In the July 1939 edition of The Countryman, writer Sylvia Townsend Warner described how she fell in love with the Essex marshes. On a visit to Whiteley’s Department Store in 1922 she bought an Ordnance Survey map of Essex, simply because of the unusual place names and the fascinating blue/green configuration of the coastline. A few weeks later she took a train from Fenchurch Street to Shoeburyness, and then a bus to Great Wakering, where she walked to the River Crouch.  Caught in a thunderstorm, she was rescued by a farmer and his wife who gave her tea, dried her clothes, and told her about their lives. Her next trip took her from Liverpool Street Station to Southminster, and from there a walk to the River Blackwater, again finding a scene of empty skies and utter tranquillity. She stayed overnight on a farm at Drinkwater St Lawrence, making life-long friends of its owners.

These private expeditions and the deep impression they made upon her resulted in the novel, The True Heart, first published in 1929, set on a small island she disguised as New Easter, clearly one of ‘the Essex archipelago’ near Great Wakering –  namely Havengore Island, Foulness Island, New England Island, Potton Island, Rushey Island and Wallasea Island – all still isolated and mostly off-limits. Warner briefly alluded to the origins of The True Heart as a result of her early Essex outings in her introduction to the first edition. In 2012 Black Dog Books included the hitherto unpublished essay on ‘The Essex Marshes’ in With the Hunted: Selected Writings, and this gives a much more dramatic picture of her deep attraction to a landscape where, ‘I knew that mysterious sensation of being where I wanted to be and as I wanted to be, socketted in the universe, and passionately quiescent.’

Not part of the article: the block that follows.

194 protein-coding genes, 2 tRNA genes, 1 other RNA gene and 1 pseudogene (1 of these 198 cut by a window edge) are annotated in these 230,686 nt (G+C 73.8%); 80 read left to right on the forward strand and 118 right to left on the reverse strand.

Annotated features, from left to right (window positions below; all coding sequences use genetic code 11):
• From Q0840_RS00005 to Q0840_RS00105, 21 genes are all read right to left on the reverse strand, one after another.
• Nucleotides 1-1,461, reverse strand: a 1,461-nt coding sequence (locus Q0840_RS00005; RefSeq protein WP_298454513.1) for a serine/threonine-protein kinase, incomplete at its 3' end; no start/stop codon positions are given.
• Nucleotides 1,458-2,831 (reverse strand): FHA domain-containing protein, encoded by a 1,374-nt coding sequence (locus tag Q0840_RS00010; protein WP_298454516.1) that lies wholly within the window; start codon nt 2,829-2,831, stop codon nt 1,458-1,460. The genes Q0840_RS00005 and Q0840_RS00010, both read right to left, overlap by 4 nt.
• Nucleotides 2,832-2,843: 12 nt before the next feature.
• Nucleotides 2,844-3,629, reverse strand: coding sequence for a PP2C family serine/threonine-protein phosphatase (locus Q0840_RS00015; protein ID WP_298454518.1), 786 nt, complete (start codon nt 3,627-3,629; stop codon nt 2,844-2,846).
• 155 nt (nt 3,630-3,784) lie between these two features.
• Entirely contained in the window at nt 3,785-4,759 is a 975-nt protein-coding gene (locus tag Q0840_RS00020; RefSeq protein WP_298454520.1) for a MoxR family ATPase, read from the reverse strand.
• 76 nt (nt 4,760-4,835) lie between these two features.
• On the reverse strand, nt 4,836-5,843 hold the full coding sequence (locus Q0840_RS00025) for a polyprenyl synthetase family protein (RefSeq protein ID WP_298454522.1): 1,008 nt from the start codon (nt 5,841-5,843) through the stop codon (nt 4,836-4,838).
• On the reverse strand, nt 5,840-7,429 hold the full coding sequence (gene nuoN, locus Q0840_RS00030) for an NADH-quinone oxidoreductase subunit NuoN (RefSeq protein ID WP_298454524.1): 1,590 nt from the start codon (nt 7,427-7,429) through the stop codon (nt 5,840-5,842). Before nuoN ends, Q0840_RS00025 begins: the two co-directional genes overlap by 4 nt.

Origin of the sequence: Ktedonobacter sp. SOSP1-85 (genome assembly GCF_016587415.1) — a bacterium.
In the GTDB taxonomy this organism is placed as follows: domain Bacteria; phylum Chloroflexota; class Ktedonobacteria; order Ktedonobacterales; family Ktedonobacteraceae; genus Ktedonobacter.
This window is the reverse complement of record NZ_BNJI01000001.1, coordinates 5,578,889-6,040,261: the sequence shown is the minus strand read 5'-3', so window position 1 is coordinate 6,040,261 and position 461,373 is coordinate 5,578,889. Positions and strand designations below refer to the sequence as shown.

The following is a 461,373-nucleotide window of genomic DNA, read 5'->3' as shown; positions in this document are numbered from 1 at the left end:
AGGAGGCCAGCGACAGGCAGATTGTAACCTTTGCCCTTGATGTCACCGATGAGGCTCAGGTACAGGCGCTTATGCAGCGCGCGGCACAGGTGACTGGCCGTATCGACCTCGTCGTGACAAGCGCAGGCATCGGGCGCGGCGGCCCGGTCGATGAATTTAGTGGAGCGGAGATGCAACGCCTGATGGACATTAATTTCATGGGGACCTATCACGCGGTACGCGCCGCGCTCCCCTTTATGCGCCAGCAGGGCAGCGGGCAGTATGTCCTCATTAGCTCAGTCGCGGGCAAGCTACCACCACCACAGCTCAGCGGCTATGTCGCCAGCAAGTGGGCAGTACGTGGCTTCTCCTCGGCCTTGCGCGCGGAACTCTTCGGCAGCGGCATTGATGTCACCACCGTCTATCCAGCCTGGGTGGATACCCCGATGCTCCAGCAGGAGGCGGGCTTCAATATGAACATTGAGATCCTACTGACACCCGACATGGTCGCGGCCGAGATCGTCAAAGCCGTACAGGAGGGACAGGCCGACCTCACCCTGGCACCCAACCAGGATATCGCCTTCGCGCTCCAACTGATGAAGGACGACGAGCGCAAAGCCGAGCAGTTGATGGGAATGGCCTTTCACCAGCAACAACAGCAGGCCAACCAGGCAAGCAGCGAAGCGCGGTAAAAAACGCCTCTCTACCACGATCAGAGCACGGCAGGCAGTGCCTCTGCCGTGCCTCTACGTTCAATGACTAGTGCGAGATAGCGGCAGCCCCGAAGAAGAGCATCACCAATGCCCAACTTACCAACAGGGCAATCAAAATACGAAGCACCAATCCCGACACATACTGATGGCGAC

Not only did the marshes and saltings enchant Warner, she was intrigued by a religious sect she found there, The Peculiar People. This had been established in 1837 by a farm worker from Rochford who allegedly had a revelation after falling into a ditch one night, drunk. The church grew rapidly amongst the rural Essex poor, though not without controversy. Like the Plymouth Brethren, the Peculiars eschewed any kind of professional medical intervention, believing that all such matters were in God’s hands, and on those occasions when young children died, who might have survived with proper treatment, they understandably incurred the antagonism of their neighbours and fellow workers.

This congregation was unique to Essex, and thrived separately for over a hundred years, only reuniting with other nonconformist churches in the 1950s, eventually becoming a member of the Union of Evangelical Churches, under whose auspices some chapels continue to worship. In The True Heart the meetings of the Peculiar People ‘took place in a parlour and finished with seed cake.’  This was unusual, because the sect was remarkable in the number of chapels it built between the Essex marshes and east London, some 43 in all, several of which still stand.

I lived next door to a Peculiar chapel in Daws Heath, Thundersley, in the 1960s, and not surprisingly was intrigued by their name and the mysterious nature of their religious beliefs and observances.  It soon became obvious they were almost indistinguishable from most other nonconformist congregations: teetotal, fond of rousing hymns, modest in their dress and lifestyle. That chapel has now gone, but the chapel in Tillingham near Bradwell still displays a notice board proclaiming it to belong to The Peculiar People, while nearby at Steeple, there is a beautiful Peculiar chapel which I came across walking from Maldon to Southminster several years ago, now converted to a private house.